Ideascale2019-10-15T15:28:12-07:00February 6th, 2019|Categories: Strategies|Tags: amazon, apple, Best Practices, bottom-up innovation, education, idea management, in-depth article, innovation champion, Innovation Management, innovation metrics, innovation performance, Innovation Strategy, innovation success, innovative people, learning, persistence, resource allocation, resources, strategy, top-down innovation, value creation|
Often I read articles or books about top-down vs. bottom-up innovation and why one approach would be better than the other. After spending more than five years in the collaborative innovation space, I would advise going hamburger style!
Leading CEOs worldwide expect major changes to their company’s business model until 2020. As a consequence, organizations are currently about to realize that, today, business model innovation has become as important as technological innovation. However, developing new and viable business models still represents a serious challenge for large incumbent firms despite their resources, know-how, and key technologies. This article provides 10 guidelines for mastering business model innovation challenges in established companies.
Innovation can take on many forms. From ideas sourced from a single individual or event to massive projects that require the effort of an entire team, multiple departments and various thought leaders, excellence often stems from collaboration. As a business leader or manager, are you taking the steps today to foster this collaboration for best results?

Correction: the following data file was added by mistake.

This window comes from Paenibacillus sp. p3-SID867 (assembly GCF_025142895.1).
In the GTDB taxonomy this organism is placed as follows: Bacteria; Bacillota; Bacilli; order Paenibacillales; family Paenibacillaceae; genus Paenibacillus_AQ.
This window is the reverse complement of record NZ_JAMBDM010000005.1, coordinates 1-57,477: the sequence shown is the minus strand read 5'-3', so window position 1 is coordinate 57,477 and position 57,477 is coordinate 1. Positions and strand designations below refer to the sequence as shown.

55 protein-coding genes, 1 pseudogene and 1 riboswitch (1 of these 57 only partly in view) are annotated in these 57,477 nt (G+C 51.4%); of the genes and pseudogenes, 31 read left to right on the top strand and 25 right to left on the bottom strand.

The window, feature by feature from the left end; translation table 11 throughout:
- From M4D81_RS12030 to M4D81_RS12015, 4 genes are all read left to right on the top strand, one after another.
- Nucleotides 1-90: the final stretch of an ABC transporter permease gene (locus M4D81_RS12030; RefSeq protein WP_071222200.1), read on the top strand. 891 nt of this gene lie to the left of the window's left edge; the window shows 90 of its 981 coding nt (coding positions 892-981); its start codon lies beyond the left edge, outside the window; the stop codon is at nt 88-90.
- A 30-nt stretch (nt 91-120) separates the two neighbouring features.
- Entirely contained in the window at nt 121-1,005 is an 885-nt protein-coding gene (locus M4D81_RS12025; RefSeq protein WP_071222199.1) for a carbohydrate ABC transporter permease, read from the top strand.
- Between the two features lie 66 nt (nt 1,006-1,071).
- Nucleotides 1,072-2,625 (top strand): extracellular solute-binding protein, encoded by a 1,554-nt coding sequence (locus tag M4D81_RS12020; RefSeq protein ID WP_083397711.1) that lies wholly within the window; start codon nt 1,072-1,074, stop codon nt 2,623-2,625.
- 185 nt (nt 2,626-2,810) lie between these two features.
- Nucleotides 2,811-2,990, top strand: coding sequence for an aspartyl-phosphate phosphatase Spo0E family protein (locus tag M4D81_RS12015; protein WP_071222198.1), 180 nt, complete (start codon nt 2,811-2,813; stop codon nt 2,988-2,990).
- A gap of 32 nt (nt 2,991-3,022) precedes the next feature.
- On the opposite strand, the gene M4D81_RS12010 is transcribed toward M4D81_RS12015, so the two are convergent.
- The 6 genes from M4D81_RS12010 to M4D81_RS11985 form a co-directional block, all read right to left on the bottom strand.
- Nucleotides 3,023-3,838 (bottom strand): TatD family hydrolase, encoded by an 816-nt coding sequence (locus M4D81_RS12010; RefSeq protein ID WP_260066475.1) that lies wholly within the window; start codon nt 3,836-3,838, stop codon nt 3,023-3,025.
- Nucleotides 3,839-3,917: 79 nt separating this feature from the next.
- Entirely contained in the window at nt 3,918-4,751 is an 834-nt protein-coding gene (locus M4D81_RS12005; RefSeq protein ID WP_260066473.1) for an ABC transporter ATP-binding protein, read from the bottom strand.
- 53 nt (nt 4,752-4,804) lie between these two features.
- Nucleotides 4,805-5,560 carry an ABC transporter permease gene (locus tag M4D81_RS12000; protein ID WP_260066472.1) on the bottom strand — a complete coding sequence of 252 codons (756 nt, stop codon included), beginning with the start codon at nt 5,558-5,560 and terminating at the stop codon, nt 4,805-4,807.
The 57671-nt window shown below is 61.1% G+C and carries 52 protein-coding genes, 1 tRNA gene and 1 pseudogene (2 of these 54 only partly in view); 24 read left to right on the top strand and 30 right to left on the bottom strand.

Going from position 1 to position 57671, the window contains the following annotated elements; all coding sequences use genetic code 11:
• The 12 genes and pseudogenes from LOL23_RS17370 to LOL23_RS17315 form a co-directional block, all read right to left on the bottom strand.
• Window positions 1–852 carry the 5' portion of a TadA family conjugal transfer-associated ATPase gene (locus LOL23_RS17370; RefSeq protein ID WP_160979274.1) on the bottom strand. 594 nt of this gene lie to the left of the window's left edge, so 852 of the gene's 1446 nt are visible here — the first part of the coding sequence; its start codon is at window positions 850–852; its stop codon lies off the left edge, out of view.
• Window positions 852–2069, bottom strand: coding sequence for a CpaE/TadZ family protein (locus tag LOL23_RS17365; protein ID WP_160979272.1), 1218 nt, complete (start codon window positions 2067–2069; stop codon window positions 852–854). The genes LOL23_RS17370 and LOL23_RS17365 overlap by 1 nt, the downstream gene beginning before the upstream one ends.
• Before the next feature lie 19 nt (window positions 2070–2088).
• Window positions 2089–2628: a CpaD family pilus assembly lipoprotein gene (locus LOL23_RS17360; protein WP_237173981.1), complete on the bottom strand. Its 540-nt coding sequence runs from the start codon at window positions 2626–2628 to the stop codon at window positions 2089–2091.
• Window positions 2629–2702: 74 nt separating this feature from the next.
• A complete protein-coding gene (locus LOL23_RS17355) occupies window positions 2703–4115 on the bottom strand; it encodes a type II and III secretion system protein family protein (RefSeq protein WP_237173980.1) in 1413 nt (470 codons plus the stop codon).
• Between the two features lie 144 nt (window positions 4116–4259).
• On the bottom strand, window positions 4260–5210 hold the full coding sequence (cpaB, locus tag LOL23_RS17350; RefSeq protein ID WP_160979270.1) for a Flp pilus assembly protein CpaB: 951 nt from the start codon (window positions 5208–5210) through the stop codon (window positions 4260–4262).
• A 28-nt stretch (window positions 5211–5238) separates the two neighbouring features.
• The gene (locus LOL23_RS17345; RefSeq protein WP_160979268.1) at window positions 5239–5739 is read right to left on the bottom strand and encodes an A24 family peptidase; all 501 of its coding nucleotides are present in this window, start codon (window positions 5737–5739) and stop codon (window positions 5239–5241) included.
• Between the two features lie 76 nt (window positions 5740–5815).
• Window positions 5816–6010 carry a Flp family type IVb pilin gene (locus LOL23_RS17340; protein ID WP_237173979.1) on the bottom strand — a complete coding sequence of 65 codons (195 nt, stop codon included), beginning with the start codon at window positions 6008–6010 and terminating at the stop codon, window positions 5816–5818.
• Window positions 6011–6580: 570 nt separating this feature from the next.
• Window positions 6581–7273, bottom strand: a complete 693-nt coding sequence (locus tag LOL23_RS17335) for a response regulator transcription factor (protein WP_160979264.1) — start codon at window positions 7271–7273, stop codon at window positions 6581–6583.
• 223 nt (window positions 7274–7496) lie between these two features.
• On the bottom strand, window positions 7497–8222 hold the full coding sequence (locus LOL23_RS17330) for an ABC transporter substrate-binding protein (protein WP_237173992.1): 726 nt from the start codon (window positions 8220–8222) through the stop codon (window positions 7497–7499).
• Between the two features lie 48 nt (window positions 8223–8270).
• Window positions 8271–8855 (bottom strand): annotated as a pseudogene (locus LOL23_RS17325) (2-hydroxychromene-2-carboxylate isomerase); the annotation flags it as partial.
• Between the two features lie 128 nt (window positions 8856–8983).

Heidi Hattendorf, director of Innovation Development, Motorola Solutions takes a deep dive into how you can create an innovation framework at your company that will positively impact your business results and culture. The article describes seven steps that will help you implement an “inside out” approach to innovation at your company.
“Everything has changed, even change has changed” is a proverb that is increasingly true. In this article Bengt Järrehult will describe the good old top-down or cascading approach compared to a more bottom-up or viral way.
Innovation ain’t what it was. It was once the province of a department, with a clear remit: new product development. Today, it’s everywhere. It concerns not only products and services, but also processes, technologies, business models, pricing plans, and routes to market, even performance management practices – the whole value chain in fact.
For any corporate innovation initiative to succeed, it is important that it is aligned with corporate strategy. Jeffrey Baumgartner shares a simple three step approach to help ensure that this happens and to avoid common pitfalls.